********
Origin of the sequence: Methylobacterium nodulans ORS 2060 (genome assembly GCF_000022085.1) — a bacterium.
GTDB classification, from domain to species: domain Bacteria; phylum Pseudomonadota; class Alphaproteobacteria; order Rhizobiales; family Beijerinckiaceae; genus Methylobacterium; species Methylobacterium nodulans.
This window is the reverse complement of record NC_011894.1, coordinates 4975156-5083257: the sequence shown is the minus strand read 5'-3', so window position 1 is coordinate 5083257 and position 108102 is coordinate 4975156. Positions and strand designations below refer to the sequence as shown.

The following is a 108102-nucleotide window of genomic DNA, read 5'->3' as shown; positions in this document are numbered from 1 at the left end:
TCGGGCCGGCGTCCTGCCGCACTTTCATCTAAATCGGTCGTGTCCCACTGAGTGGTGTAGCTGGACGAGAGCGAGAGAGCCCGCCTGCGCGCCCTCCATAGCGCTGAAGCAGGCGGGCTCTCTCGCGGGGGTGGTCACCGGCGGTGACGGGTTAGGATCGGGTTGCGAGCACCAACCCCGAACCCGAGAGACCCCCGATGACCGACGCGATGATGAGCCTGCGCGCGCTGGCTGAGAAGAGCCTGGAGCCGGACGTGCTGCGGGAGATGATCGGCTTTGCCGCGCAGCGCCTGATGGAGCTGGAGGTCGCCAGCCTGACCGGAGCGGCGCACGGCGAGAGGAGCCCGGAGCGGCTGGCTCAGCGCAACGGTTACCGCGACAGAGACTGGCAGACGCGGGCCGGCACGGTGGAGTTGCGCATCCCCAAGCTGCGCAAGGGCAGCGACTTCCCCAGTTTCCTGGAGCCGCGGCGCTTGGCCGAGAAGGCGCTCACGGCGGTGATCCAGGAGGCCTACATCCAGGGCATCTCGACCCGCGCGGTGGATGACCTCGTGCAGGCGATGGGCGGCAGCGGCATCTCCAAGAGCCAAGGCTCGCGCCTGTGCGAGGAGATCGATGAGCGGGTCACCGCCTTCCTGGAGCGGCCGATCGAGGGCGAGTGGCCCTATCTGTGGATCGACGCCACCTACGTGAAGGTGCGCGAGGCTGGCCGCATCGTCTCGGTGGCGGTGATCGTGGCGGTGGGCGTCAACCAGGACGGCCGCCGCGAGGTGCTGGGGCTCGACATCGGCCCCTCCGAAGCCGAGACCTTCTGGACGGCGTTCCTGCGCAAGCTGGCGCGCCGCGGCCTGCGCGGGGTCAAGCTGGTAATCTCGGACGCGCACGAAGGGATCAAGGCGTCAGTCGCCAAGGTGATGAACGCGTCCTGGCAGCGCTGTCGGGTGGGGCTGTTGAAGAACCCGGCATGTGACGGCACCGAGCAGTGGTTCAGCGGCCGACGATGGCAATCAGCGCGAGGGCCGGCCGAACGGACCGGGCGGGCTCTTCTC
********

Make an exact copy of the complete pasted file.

Origin of the sequence: Methylobacterium nodulans ORS 2060 (genome assembly GCF_000022085.1) — a bacterium.
GTDB classification, from domain to species: domain Bacteria; phylum Pseudomonadota; class Alphaproteobacteria; order Rhizobiales; family Beijerinckiaceae; genus Methylobacterium; species Methylobacterium nodulans.
This window is the reverse complement of record NC_011894.1, coordinates 4975156-5083257: the sequence shown is the minus strand read 5'-3', so window position 1 is coordinate 5083257 and position 108102 is coordinate 4975156. Positions and strand designations below refer to the sequence as shown.

The following is a 108102-nucleotide window of genomic DNA, read 5'->3' as shown; positions in this document are numbered from 1 at the left end:
TCGGGCCGGCGTCCTGCCGCACTTTCATCTAAATCGGTCGTGTCCCACTGAGTGGTGTAGCTGGACGAGAGCGAGAGAGCCCGCCTGCGCGCCCTCCATAGCGCTGAAGCAGGCGGGCTCTCTCGCGGGGGTGGTCACCGGCGGTGACGGGTTAGGATCGGGTTGCGAGCACCAACCCCGAACCCGAGAGACCCCCGATGACCGACGCGATGATGAGCCTGCGCGCGCTGGCTGAGAAGAGCCTGGAGCCGGACGTGCTGCGGGAGATGATCGGCTTTGCCGCGCAGCGCCTGATGGAGCTGGAGGTCGCCAGCCTGACCGGAGCGGCGCACGGCGAGAGGAGCCCGGAGCGGCTGGCTCAGCGCAACGGTTACCGCGACAGAGACTGGCAGACGCGGGCCGGCACGGTGGAGTTGCGCATCCCCAAGCTGCGCAAGGGCAGCGACTTCCCCAGTTTCCTGGAGCCGCGGCGCTTGGCCGAGAAGGCGCTCACGGCGGTGATCCAGGAGGCCTACATCCAGGGCATCTCGACCCGCGCGGTGGATGACCTCGTGCAGGCGATGGGCGGCAGCGGCATCTCCAAGAGCCAAGGCTCGCGCCTGTGCGAGGAGATCGATGAGCGGGTCACCGCCTTCCTGGAGCGGCCGATCGAGGGCGAGTGGCCCTATCTGTGGATCGACGCCACCTACGTGAAGGTGCGCGAGGCTGGCCGCATCGTCTCGGTGGCGGTGATCGTGGCGGTGGGCGTCAACCAGGACGGCCGCCGCGAGGTGCTGGGGCTCGACATCGGCCCCTCCGAAGCCGAGACCTTCTGGACGGCGTTCCTGCGCAAGCTGGCGCGCCGCGGCCTGCGCGGGGTCAAGCTGGTAATCTCGGACGCGCACGAAGGGATCAAGGCGTCAGTCGCCAAGGTGATGAACGCGTCCTGGCAGCGCTGTCGGGTGGGGCTGTTGAAGAACCCGGCATGTGACGGCACCGAGCAGTGGTTCAGCGGCCGACGATGGCAATCAGCGCGAGGGCCGGCCGAACGGACCGGGCGGGCTCTTCTC